A Very Cold Start to Life

One morning last February, we had a nasty ice storm.  Everything closed (it’s Texas), so I stayed home and ventured out to help my husband feed the animals and make sure they were all safe.   As I hurried past the open pole barn, protecting my face against the sleet blowing in my face, I somewhat noticed our two Great Pyrenees sniffing the ground just inside the fenced area in the pole barn.  I continued on to the barn to help load the feed into the mule.  As I headed back to the pole barn to put feed out for the sheep, I noticed the Pyrs were still very intent on something in the corner against the cross fencing.  Once inside the barn and out of the sleet, I was finally able to focus on what the dogs were up to.  Much to my amazement, I saw a tiny little lamb, and then another!  One of our ewes had just had twin lambs, and the Pyrs were doing “clean up”.  Concerned about the freezing temperature and the newborn lambs, we quickly turned our attention to readying the sheltered pen next to the barn, adding blankets to block the wind from the north, a bucket of feed and hay, some fresh water, and a heat lamp.  Next we had to lure mama and her lambs to the pen.  Sounds easier than it was. 

I got one lamb, my husband the other, and we would walk towards the pen a bit, then show mama the lamb so she would follow, and so on.  While I carried my lamb, I tucked her into my coat to project her from the awful wet cold and pelting ice.  We finally got all three in the pen, but were quickly dismayed to observe mama rejecting the smaller of the twins, aggressively pushing her away each and every time she tried to nurse.  It was hard to watch.  We tried everything we could think of, but to no avail.  The ewe was a first time mom, with twins handled by humans, on a cold icy morning.  We guess one or more of those elements proved more than she could handle.

Lamb Ambulance = L’Ambulance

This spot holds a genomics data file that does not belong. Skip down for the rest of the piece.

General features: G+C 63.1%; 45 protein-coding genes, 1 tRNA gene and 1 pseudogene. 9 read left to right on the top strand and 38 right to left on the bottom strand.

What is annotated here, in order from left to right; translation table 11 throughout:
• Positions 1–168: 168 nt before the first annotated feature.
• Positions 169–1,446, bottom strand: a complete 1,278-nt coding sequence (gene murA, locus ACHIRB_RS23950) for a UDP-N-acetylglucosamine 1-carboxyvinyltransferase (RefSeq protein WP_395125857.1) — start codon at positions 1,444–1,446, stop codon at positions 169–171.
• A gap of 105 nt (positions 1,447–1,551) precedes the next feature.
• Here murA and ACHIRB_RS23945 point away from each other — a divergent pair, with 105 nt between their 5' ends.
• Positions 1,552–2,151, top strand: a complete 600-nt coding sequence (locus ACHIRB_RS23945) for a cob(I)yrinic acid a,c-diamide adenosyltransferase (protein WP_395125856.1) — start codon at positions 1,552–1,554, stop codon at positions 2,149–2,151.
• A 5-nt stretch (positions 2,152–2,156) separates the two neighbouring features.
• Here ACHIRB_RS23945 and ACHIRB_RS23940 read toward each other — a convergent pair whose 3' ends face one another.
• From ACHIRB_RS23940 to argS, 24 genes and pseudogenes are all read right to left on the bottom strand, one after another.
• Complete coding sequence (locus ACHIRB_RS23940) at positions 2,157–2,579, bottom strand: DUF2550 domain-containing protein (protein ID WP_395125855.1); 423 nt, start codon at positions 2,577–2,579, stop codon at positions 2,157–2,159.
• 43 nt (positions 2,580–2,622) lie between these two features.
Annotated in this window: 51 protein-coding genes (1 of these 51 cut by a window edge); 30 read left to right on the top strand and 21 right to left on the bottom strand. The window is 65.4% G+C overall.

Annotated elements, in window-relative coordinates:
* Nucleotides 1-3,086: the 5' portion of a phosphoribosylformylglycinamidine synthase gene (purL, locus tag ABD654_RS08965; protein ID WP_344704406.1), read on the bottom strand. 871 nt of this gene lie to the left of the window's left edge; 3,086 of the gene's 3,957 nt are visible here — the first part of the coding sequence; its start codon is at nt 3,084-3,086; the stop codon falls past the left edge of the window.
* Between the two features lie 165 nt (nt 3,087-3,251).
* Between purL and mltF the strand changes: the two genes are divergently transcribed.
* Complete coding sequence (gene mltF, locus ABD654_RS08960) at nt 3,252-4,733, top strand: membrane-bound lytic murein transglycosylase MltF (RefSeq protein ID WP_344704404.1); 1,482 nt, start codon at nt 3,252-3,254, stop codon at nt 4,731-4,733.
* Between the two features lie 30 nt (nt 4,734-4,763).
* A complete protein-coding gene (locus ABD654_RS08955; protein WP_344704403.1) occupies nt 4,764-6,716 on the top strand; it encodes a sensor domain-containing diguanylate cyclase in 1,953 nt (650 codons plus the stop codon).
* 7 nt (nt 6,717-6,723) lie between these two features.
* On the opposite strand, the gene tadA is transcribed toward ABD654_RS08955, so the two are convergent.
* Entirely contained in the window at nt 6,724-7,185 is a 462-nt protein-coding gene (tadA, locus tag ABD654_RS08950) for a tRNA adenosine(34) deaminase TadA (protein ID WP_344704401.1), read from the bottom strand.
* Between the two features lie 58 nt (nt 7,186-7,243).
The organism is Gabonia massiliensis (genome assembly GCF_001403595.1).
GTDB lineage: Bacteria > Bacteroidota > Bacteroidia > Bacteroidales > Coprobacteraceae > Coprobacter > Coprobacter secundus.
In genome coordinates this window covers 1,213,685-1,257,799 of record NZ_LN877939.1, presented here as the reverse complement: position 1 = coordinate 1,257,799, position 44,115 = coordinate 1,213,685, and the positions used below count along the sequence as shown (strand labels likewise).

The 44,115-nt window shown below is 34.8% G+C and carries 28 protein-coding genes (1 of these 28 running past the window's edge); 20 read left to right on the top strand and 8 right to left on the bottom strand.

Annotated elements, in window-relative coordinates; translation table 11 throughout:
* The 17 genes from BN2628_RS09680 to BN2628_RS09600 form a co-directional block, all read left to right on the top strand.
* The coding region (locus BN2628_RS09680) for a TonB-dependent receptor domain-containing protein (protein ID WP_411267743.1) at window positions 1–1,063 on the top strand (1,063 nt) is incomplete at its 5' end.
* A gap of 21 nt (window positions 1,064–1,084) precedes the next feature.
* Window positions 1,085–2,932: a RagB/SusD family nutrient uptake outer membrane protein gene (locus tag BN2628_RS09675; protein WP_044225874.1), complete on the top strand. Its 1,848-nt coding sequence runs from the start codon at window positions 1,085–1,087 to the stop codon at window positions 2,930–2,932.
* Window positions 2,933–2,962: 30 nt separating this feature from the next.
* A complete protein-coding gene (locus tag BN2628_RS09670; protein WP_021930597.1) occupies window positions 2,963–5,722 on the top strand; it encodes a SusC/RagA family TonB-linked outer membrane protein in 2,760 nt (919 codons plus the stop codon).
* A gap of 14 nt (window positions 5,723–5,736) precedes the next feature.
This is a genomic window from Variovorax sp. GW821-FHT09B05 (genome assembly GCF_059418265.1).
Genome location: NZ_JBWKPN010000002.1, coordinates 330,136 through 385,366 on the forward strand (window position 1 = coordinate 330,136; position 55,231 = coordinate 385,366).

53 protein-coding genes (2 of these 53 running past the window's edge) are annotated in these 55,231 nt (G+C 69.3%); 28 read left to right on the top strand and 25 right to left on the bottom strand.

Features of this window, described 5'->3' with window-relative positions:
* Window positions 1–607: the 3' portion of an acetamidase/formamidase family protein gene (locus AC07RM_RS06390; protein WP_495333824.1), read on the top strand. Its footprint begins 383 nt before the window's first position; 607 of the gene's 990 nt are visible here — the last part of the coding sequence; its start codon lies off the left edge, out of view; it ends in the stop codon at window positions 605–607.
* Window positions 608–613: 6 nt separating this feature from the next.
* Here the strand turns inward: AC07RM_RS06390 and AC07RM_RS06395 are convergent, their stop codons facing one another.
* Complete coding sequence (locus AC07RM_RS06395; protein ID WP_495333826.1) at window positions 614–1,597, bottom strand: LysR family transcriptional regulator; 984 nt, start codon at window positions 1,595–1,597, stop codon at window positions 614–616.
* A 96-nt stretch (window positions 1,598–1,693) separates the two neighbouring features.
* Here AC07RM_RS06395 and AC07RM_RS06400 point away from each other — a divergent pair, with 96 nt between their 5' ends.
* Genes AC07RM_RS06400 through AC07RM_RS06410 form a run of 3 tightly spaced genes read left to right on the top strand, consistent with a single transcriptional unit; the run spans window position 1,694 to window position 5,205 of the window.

We gave up trying to force nature, and brought the rejected lamb to the house for warmth and nourishment.  We took a large pink plastic storage bin, put some old towels in the bottom, cut a huge hole in the top for air and voila — the  L’Ambulance.  We kept her in the laundry room the first couple nights, then the mudroom when it warmed up a bit. 

She took her bottle like a champ, once we slashed the tip of the nipple to allow the milk to flow more liberally to keep up with her appetite.  Every two hours we were making another bottle or two for little Lamby, that night and for the next couple weeks.  Yes, we named her Lamby.  If you bottle feed a lamb, it’s nearly impossible to avoid attachment. 

Graduating to the L’Apartment

After a couple weeks, the weather warmed and Lamby grew, so we brought one of the dog kennels to the front yard, complete with an igloo dog house with straw inside for shelter and warmth.  We transitioned Lamby to the kennel, letting her roam a bit in the yard and pastures when supervised between bottle feedings.  She loved hanging out on the front porch, and following us around while we did feeding chores.  We loved watching her little tail wag feverishly as she took her bottles and as we wiped the milk foam from the sides of her mouth. 

Not a Dog

One night, I was sitting on the front porch feeding Lamby her last bottle for the night at around 11 pm.  The coyotes started yipping in the distance, and the dogs whipped their heads around, started barking and took off running towards the front gate.  Lamby whipped her head around and took off running.  The barking was all that was missing in her mimicry of the dogs’ behavior.  I went inside the house and told my husband:  “Lamby thinks she’s a dog, we need to remind her she’s a lamb.”  The next day, we relocated L’Apartment to an area near the barn and just on the other side of the fence where the flock was then residing.  We encouraged her to spend time with the flock during the day, and secured her in the L’Apartment each night to keep her safe.  We brought her bottles to her, wherever she was.  When she was in the pasture with the other sheep, all we had to do was call “Lammmbbyyyy…”, and she’d come running across the pasture for her milk.  She soon seemed to be just as content with the flock as she was with us or the dogs.  Mission complete.

Coming of Age

Our lambs typically sell within days of being born, but they don’t leave the ranch until they are at least 5 months old and fully weaned.  Lamby successfully weaned off milk at around 4 months, and was quite the rolly polly.  We wanted to keep her, but instead found her a great new home with a family with two little girls who were excited to be getting a people friendly lamb to raise as a breeding ewe.  We miss her very much.